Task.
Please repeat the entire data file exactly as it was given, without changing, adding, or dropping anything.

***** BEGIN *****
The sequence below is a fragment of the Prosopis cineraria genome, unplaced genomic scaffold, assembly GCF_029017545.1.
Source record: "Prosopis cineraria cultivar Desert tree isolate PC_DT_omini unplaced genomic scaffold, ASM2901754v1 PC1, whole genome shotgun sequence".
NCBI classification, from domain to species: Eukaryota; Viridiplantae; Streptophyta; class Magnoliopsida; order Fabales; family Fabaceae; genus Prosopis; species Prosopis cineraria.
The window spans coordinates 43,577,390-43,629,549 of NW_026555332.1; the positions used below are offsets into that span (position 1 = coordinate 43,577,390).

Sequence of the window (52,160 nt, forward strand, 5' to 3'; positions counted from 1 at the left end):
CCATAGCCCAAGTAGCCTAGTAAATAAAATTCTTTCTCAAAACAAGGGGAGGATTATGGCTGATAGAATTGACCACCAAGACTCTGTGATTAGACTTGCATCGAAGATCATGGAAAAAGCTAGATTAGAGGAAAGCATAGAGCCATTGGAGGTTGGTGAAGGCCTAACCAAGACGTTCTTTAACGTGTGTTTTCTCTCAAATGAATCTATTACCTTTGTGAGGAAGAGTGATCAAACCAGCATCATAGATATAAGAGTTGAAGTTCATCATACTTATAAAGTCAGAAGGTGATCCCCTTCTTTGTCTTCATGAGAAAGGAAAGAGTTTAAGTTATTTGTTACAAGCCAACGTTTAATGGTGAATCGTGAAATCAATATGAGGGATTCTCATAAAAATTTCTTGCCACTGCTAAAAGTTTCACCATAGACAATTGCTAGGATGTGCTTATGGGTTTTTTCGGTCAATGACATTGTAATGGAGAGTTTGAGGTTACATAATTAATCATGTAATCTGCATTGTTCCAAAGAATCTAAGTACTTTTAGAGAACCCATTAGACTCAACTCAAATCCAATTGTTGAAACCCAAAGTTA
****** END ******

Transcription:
The sequence below is a fragment of the Prosopis cineraria genome, unplaced genomic scaffold, assembly GCF_029017545.1.
Source record: "Prosopis cineraria cultivar Desert tree isolate PC_DT_omini unplaced genomic scaffold, ASM2901754v1 PC1, whole genome shotgun sequence".
NCBI classification, from domain to species: Eukaryota; Viridiplantae; Streptophyta; class Magnoliopsida; order Fabales; family Fabaceae; genus Prosopis; species Prosopis cineraria.
The window spans coordinates 43,577,390-43,629,549 of NW_026555332.1; the positions used below are offsets into that span (position 1 = coordinate 43,577,390).

Sequence of the window (52,160 nt, forward strand, 5' to 3'; positions counted from 1 at the left end):
CCATAGCCCAAGTAGCCTAGTAAATAAAATTCTTTCTCAAAACAAGGGGAGGATTATGGCTGATAGAATTGACCACCAAGACTCTGTGATTAGACTTGCATCGAAGATCATGGAAAAAGCTAGATTAGAGGAAAGCATAGAGCCATTGGAGGTTGGTGAAGGCCTAACCAAGACGTTCTTTAACGTGTGTTTTCTCTCAAATGAATCTATTACCTTTGTGAGGAAGAGTGATCAAACCAGCATCATAGATATAAGAGTTGAAGTTCATCATACTTATAAAGTCAGAAGGTGATCCCCTTCTTTGTCTTCATGAGAAAGGAAAGAGTTTAAGTTATTTGTTACAAGCCAACGTTTAATGGTGAATCGTGAAATCAATATGAGGGATTCTCATAAAAATTTCTTGCCACTGCTAAAAGTTTCACCATAGACAATTGCTAGGATGTGCTTATGGGTTTTTTCGGTCAATGACATTGTAATGGAGAGTTTGAGGTTACATAATTAATCATGTAATCTGCATTGTTCCAAAGAATCTAAGTACTTTTAGAGAACCCATTAGACTCAACTCAAATCCAATTGTTGAAACCCAAAGTTA